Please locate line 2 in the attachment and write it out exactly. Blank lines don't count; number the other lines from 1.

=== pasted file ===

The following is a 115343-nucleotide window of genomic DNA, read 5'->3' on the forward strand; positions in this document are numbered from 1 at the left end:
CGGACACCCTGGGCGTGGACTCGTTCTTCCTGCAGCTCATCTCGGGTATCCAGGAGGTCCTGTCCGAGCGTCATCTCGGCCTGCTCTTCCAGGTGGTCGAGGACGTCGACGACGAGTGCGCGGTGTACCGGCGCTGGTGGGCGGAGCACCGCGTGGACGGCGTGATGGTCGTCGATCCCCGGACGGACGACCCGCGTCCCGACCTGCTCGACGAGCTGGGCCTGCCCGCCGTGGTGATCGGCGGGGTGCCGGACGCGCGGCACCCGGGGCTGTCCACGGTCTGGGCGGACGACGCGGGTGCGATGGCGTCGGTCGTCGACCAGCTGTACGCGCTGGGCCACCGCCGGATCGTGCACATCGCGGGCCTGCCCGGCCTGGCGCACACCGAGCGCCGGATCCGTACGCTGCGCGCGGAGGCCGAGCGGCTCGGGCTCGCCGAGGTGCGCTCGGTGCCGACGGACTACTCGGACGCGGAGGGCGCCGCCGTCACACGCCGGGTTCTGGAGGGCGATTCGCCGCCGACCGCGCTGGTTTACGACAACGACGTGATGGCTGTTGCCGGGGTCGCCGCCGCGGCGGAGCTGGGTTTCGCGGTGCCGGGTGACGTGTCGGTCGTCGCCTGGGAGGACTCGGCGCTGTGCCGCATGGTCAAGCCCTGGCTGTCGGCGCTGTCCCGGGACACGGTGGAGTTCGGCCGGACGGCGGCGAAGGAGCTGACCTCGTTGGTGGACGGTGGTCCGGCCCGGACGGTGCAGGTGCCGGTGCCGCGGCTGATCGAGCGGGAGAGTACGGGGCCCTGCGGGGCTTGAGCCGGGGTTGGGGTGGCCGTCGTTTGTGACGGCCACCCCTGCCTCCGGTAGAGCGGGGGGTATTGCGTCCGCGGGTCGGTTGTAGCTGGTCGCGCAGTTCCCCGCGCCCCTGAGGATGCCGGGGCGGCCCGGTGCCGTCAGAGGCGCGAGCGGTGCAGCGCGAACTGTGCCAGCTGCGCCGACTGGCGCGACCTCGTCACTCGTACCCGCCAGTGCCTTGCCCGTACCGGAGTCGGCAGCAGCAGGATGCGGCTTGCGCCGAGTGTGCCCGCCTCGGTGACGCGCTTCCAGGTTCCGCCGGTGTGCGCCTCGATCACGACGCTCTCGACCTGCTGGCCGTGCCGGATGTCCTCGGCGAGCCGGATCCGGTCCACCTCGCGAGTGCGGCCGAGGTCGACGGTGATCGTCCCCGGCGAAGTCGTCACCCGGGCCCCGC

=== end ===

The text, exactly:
CGGACACCCTGGGCGTGGACTCGTTCTTCCTGCAGCTCATCTCGGGTATCCAGGAGGTCCTGTCCGAGCGTCATCTCGGCCTGCTCTTCCAGGTGGTCGAGGACGTCGACGACGAGTGCGCGGTGTACCGGCGCTGGTGGGCGGAGCACCGCGTGGACGGCGTGATGGTCGTCGATCCCCGGACGGACGACCCGCGTCCCGACCTGCTCGACGAGCTGGGCCTGCCCGCCGTGGTGATCGGCGGGGTGCCGGACGCGCGGCACCCGGGGCTGTCCACGGTCTGGGCGGACGACGCGGGTGCGATGGCGTCGGTCGTCGACCAGCTGTACGCGCTGGGCCACCGCCGGATCGTGCACATCGCGGGCCTGCCCGGCCTGGCGCACACCGAGCGCCGGATCCGTACGCTGCGCGCGGAGGCCGAGCGGCTCGGGCTCGCCGAGGTGCGCTCGGTGCCGACGGACTACTCGGACGCGGAGGGCGCCGCCGTCACACGCCGGGTTCTGGAGGGCGATTCGCCGCCGACCGCGCTGGTTTACGACAACGACGTGATGGCTGTTGCCGGGGTCGCCGCCGCGGCGGAGCTGGGTTTCGCGGTGCCGGGTGACGTGTCGGTCGTCGCCTGGGAGGACTCGGCGCTGTGCCGCATGGTCAAGCCCTGGCTGTCGGCGCTGTCCCGGGACACGGTGGAGTTCGGCCGGACGGCGGCGAAGGAGCTGACCTCGTTGGTGGACGGTGGTCCGGCCCGGACGGTGCAGGTGCCGGTGCCGCGGCTGATCGAGCGGGAGAGTACGGGGCCCTGCGGGGCTTGAGCCGGGGTTGGGGTGGCCGTCGTTTGTGACGGCCACCCCTGCCTCCGGTAGAGCGGGGGGTATTGCGTCCGCGGGTCGGTTGTAGCTGGTCGCGCAGTTCCCCGCGCCCCTGAGGATGCCGGGGCGGCCCGGTGCCGTCAGAGGCGCGAGCGGTGCAGCGCGAACTGTGCCAGCTGCGCCGACTGGCGCGACCTCGTCACTCGTACCCGCCAGTGCCTTGCCCGTACCGGAGTCGGCAGCAGCAGGATGCGGCTTGCGCCGAGTGTGCCCGCCTCGGTGACGCGCTTCCAGGTTCCGCCGGTGTGCGCCTCGATCACGACGCTCTCGACCTGCTGGCCGTGCCGGATGTCCTCGGCGAGCCGGATCCGGTCCACCTCGCGAGTGCGGCCGAGGTCGACGGTGATCGTCCCCGGCGAAGTCGTCACCCGGGCCCCGC